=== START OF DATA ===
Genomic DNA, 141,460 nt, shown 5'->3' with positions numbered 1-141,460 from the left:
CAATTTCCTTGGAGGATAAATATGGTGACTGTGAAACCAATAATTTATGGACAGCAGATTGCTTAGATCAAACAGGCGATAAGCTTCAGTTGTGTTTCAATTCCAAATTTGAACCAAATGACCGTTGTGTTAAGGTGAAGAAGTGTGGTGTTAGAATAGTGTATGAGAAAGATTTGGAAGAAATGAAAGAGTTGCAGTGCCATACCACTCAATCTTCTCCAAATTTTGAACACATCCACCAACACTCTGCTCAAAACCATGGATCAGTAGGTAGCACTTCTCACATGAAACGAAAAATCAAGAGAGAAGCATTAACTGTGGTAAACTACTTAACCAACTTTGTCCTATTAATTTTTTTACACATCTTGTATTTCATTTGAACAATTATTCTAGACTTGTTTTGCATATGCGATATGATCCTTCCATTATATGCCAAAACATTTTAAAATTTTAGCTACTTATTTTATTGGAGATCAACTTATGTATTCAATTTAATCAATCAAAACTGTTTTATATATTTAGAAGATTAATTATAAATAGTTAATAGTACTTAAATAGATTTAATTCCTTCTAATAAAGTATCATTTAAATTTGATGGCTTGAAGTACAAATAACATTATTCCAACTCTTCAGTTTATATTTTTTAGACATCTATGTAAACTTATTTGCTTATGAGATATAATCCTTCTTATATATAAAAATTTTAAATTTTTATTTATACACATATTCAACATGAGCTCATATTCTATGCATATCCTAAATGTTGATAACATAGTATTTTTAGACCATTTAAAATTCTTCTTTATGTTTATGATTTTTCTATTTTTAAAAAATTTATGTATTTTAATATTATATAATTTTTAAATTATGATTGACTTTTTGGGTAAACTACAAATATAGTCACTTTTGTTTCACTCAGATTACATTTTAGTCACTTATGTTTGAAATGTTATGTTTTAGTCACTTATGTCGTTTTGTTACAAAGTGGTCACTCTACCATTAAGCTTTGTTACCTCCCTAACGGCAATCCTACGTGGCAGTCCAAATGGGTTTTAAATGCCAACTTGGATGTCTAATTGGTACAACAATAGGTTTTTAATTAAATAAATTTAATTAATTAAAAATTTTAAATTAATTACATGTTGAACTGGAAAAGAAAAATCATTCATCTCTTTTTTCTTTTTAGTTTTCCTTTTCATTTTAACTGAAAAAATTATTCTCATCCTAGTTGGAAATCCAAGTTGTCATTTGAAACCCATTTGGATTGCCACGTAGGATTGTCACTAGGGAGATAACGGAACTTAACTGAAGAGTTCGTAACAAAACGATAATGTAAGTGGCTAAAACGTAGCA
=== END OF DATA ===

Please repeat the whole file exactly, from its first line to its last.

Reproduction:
Genomic DNA, 141,460 nt, shown 5'->3' with positions numbered 1-141,460 from the left:
CAATTTCCTTGGAGGATAAATATGGTGACTGTGAAACCAATAATTTATGGACAGCAGATTGCTTAGATCAAACAGGCGATAAGCTTCAGTTGTGTTTCAATTCCAAATTTGAACCAAATGACCGTTGTGTTAAGGTGAAGAAGTGTGGTGTTAGAATAGTGTATGAGAAAGATTTGGAAGAAATGAAAGAGTTGCAGTGCCATACCACTCAATCTTCTCCAAATTTTGAACACATCCACCAACACTCTGCTCAAAACCATGGATCAGTAGGTAGCACTTCTCACATGAAACGAAAAATCAAGAGAGAAGCATTAACTGTGGTAAACTACTTAACCAACTTTGTCCTATTAATTTTTTTACACATCTTGTATTTCATTTGAACAATTATTCTAGACTTGTTTTGCATATGCGATATGATCCTTCCATTATATGCCAAAACATTTTAAAATTTTAGCTACTTATTTTATTGGAGATCAACTTATGTATTCAATTTAATCAATCAAAACTGTTTTATATATTTAGAAGATTAATTATAAATAGTTAATAGTACTTAAATAGATTTAATTCCTTCTAATAAAGTATCATTTAAATTTGATGGCTTGAAGTACAAATAACATTATTCCAACTCTTCAGTTTATATTTTTTAGACATCTATGTAAACTTATTTGCTTATGAGATATAATCCTTCTTATATATAAAAATTTTAAATTTTTATTTATACACATATTCAACATGAGCTCATATTCTATGCATATCCTAAATGTTGATAACATAGTATTTTTAGACCATTTAAAATTCTTCTTTATGTTTATGATTTTTCTATTTTTAAAAAATTTATGTATTTTAATATTATATAATTTTTAAATTATGATTGACTTTTTGGGTAAACTACAAATATAGTCACTTTTGTTTCACTCAGATTACATTTTAGTCACTTATGTTTGAAATGTTATGTTTTAGTCACTTATGTCGTTTTGTTACAAAGTGGTCACTCTACCATTAAGCTTTGTTACCTCCCTAACGGCAATCCTACGTGGCAGTCCAAATGGGTTTTAAATGCCAACTTGGATGTCTAATTGGTACAACAATAGGTTTTTAATTAAATAAATTTAATTAATTAAAAATTTTAAATTAATTACATGTTGAACTGGAAAAGAAAAATCATTCATCTCTTTTTTCTTTTTAGTTTTCCTTTTCATTTTAACTGAAAAAATTATTCTCATCCTAGTTGGAAATCCAAGTTGTCATTTGAAACCCATTTGGATTGCCACGTAGGATTGTCACTAGGGAGATAACGGAACTTAACTGAAGAGTTCGTAACAAAACGATAATGTAAGTGGCTAAAACGTAGCA